Realism and Freedom in Literature of Dwight D. Eisenhower Essay

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Realism and Freedom
Dwight D. Eisenhower once stated, "Freedom has its life in the hearts, the actions, the spirit of men and so it must be daily earned and refreshed-else like a flower cut from its life-giving roots, it will wither and die" (Rather 1). The meaning of the term freedom is often open to interpretation, and can represent different meanings to different groups of people. Up until the Realistic time period, many Americans viewed freedom as being able to enjoy the rights given to them under the U.S. Constitution. They saw this concept as something they had already attained, not something that they had to strive towards. Many of them lived their lives based merely on emotion and did not take into consideration that all men were not treated equally according to their lifestyle. The Civil War altered the way Americans viewed life and shifted their emphasis from emotion to reason; this marked the beginning of the Realistic time period and transformed the American Dream into a longing for freedom.
While the Realist time period had many defining characteristics, the American Dream centered on freedom. Realism in America was an era which took place from the Civil War to 1914. This time period was set apart from the Romantic period in that the focus shifted to the common person instead of an over dramatized hero. Contrary to the previous beliefs of romantics, realists valued everyday life and events. They demonstrated this through their use of familiar speech and daily struggles (Arpin 457). According to Josh Rahn, "Students of the human mind were beginning to realize that an individual is composed of a network of motivations, interests, desires, and fears. [...] Realism, at its highest level, attempts to lay thes...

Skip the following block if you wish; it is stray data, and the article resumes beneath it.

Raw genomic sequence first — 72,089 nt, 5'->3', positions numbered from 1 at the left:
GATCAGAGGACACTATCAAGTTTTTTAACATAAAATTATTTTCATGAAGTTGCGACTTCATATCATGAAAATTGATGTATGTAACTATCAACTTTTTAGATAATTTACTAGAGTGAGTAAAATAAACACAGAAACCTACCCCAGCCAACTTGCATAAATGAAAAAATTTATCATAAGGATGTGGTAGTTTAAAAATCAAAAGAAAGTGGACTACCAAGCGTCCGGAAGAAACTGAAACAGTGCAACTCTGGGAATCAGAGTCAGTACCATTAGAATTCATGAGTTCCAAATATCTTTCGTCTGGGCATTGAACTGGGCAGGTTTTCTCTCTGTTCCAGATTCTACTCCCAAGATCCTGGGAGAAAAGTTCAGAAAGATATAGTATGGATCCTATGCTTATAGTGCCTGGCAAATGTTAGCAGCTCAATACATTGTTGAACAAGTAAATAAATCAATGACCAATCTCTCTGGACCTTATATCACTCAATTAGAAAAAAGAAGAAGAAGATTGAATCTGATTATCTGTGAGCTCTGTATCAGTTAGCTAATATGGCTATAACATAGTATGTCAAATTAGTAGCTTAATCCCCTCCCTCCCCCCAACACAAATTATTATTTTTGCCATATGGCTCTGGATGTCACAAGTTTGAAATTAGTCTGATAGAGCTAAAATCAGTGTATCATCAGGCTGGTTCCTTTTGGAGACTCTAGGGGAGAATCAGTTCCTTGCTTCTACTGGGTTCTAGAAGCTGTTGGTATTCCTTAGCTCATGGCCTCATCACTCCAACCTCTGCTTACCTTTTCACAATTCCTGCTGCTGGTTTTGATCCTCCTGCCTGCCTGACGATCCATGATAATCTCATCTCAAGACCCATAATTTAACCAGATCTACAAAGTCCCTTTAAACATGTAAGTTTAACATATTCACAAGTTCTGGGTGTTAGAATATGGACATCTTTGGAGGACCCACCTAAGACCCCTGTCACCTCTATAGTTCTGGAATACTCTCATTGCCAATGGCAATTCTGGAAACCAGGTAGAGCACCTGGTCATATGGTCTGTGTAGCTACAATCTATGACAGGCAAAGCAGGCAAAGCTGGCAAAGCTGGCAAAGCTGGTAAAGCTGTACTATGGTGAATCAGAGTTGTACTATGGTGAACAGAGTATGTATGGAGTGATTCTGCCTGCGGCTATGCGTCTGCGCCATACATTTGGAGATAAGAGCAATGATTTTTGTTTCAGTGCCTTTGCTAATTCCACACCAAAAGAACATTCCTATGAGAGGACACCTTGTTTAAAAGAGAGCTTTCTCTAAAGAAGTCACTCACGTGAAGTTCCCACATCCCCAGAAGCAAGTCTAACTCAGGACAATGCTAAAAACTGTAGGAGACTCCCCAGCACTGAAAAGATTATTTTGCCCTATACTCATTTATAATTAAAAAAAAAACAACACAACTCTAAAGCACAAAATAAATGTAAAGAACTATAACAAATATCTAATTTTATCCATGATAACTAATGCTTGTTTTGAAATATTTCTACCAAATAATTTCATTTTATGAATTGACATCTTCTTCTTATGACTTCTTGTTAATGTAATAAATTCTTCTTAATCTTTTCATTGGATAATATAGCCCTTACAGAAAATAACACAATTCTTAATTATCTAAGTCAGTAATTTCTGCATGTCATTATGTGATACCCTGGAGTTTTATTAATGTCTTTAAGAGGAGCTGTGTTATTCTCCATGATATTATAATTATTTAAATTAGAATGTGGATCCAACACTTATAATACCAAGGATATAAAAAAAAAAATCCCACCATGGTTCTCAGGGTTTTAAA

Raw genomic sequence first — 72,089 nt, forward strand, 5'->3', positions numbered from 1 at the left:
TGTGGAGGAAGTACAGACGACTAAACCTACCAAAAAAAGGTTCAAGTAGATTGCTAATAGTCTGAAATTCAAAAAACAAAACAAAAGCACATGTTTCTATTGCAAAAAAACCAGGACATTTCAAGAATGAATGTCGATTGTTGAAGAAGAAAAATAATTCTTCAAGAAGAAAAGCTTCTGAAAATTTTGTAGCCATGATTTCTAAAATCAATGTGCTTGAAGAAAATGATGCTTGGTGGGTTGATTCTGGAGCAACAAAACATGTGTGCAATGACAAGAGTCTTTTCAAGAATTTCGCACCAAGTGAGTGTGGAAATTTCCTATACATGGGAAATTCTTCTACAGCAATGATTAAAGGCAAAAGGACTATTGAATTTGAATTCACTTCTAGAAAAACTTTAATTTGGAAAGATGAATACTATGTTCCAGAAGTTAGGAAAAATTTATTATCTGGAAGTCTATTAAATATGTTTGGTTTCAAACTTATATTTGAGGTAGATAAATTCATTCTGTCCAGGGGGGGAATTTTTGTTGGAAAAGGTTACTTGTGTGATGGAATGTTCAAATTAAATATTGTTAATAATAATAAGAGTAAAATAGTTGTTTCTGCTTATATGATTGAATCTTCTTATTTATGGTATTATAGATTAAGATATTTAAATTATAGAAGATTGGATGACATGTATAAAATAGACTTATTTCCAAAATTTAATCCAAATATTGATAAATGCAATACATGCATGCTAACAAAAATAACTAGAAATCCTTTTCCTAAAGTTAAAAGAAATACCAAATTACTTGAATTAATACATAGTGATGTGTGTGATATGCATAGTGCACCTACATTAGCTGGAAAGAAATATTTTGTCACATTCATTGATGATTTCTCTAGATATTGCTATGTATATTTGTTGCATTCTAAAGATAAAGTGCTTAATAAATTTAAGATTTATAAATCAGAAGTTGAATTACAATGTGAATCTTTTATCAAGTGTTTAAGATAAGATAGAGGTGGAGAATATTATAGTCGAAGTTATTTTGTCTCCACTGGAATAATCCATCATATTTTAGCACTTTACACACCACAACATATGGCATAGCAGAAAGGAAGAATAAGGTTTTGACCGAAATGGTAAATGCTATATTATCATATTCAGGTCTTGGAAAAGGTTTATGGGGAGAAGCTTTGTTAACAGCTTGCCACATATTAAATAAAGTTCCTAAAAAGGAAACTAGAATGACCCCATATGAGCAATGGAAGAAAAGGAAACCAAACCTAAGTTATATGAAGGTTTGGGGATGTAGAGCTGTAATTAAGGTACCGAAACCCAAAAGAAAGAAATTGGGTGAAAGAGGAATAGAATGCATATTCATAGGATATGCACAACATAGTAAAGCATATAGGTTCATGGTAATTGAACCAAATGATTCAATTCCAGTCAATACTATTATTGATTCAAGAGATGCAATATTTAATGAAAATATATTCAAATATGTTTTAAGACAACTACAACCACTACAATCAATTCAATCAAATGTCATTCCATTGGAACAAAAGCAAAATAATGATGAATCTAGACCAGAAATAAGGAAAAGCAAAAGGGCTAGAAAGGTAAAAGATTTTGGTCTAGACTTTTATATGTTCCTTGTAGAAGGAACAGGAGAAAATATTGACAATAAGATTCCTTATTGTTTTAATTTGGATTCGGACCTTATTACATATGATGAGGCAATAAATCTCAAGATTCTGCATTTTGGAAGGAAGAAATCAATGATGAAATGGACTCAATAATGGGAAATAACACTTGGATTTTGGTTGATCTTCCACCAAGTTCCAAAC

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...The American Dream: A Short History of an Idea that Shaped a Nation. New York:
Oxford, 2003. Print.
Douglass, Frederick. “Narrative of the Life of Frederick Douglass”. Elements of Literature:
Fifth Course. Austin: Holt, Rinehart and Winston, 2008. 465-469. Print.
Lincoln, Abraham. “Gettysburg Address”. Elements of Literature: Fifth Course. Austin: Holt, Rinehart and Winston, 2008. 514. Print.
Rahn, John. “Realism.” The Literature Network. Jalic Inc., 2014. Web. 22 April 2014.
Rather, Dan. The American Dream: Stories from the Heart of Our Nation. New York:
HarperCollins Publishers Inc., 2001. Print.
“The Rise of Realism:1860-1914.” IIP Digital. U.S. Department of State, 2014. Web. 22 April
Whitman, Walt. “A Sight in Camp in the Daybreak Gray and Dim”. Elements of Literature:
Fifth Course. Austin: Holt, Rinehart and Winston, 2008. 376. Print.

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